CHARLESTON, W.Va. — The director of the newly formed state Office of Drug Control Policy says he wasn’t surprised to learn the scope of West Virginia’s drug problem after a month of being on the job.

“It affects everything that we have — from jobs, to the money that we’re spending on public health, law enforcement, corrections,” said Jim Johnson. “There’s not anything that the drug problem doesn’t affect. It didn’t surprise me how big of a problem it is.”

Johnson was appointed to the job last month by state Department of Health and Human Resources Secretary Bill Crouch.

He is currently working to develop a long-term plan to fight the drug epidemic in West Virginia.

“We cannot have the negative connotations that we lead the country in overdose death rates — not only what it means to families and communities, but what it means economically,” Johnson said.

Johnson previously served as an officer and later police chief during his 40 years with the Huntington Police Department. He also served as director of the Huntington Mayor’s Office of Drug Control Policy.

The office was created by state lawmakers through a bill signed by Governor Jim Justice earlier this year that allows the state to fight the drug epidemic with a coordinated effort.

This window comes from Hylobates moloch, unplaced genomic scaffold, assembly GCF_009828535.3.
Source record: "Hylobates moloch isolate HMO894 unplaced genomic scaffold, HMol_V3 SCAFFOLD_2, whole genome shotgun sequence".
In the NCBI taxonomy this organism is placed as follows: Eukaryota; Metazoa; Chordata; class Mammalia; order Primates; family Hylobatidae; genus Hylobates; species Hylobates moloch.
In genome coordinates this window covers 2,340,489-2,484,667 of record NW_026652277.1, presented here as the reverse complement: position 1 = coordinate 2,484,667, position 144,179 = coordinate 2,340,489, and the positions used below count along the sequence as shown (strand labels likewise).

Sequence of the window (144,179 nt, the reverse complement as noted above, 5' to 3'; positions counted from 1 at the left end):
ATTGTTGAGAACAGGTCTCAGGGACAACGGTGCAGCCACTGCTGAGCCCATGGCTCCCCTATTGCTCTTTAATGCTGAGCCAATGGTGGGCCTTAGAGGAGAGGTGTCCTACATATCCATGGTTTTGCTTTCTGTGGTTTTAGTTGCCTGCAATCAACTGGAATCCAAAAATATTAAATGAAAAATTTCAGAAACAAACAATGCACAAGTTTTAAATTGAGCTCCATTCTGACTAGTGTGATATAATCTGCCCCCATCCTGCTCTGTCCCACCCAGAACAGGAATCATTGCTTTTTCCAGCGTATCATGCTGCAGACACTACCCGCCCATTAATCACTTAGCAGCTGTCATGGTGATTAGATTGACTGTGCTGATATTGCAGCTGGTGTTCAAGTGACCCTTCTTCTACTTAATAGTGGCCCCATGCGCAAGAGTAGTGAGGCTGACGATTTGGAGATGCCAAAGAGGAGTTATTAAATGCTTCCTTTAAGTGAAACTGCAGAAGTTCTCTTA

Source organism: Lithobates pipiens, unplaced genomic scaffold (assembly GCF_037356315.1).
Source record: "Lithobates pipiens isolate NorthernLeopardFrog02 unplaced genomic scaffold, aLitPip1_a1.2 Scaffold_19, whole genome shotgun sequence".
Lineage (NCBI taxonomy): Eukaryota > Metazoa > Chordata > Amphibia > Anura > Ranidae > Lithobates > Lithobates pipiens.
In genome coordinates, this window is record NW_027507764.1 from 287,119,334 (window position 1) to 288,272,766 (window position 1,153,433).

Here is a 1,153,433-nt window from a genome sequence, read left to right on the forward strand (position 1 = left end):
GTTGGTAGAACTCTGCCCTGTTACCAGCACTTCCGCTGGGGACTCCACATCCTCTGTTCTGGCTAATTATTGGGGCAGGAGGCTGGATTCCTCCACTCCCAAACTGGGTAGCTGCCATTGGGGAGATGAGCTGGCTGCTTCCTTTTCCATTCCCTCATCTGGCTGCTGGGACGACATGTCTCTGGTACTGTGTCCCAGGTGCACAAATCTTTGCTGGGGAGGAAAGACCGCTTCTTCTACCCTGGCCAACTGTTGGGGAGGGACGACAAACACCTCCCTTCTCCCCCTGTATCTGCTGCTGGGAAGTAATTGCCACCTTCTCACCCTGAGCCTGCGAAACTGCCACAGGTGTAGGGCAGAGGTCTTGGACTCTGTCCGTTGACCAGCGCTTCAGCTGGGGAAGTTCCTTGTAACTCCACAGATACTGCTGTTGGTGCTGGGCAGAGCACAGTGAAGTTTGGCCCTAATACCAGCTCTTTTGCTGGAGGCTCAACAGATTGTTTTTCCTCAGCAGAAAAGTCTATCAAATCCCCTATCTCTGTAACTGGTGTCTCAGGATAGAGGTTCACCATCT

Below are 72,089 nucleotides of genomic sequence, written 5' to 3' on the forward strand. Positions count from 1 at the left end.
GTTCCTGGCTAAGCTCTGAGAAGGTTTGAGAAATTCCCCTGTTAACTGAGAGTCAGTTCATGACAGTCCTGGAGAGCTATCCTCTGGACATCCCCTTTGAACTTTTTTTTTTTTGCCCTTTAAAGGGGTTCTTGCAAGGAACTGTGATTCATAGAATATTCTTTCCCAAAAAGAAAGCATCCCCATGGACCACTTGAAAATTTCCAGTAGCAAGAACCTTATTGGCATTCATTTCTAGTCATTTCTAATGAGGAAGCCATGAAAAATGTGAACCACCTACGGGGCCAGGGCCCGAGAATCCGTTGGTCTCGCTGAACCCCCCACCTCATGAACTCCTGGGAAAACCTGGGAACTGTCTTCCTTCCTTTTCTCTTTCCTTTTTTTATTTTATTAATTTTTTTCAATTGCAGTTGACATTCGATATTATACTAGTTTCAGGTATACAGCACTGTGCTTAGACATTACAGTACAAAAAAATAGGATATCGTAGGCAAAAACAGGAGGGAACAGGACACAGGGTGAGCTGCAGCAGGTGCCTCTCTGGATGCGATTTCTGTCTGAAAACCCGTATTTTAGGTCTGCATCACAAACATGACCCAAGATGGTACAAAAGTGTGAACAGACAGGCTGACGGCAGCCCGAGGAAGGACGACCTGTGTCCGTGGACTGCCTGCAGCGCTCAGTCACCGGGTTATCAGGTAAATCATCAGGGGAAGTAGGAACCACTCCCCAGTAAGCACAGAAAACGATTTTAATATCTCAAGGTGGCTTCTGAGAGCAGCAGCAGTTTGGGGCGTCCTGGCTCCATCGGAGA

The office has been working with communities and has been looking into at what resources are available in order to put a strageic plan in place.

As far as short-term goals, Johnson said he wants to prevent overdose deaths, reduce the rates of babies born with neonatal abstinence syndrome (NAS) and provide naloxone to people who need it.

“We’ve done a good job with naloxone, but naloxone is not the answer to the drug problem. It’s an answer to keep people alive,” Johnson said.

Johnson said his office is working closely with the DHHR and Dr. Rahul Gupta, the state health officer, to develop a plan.

According to Johnson, there were more than 800 drug-related deaths in West Virginia in 2016.

In August, President Donald Trump declared a national emergency on the opioid crisis. The state Office of Drug Control Policy is waiting to hear from the White House about what that means for West Virginia in terms of federal funding and resources.

Use a Facebook account to add a comment, subject to Facebook's Terms of Service and Privacy Policy.

bubble graphic

bubble graphic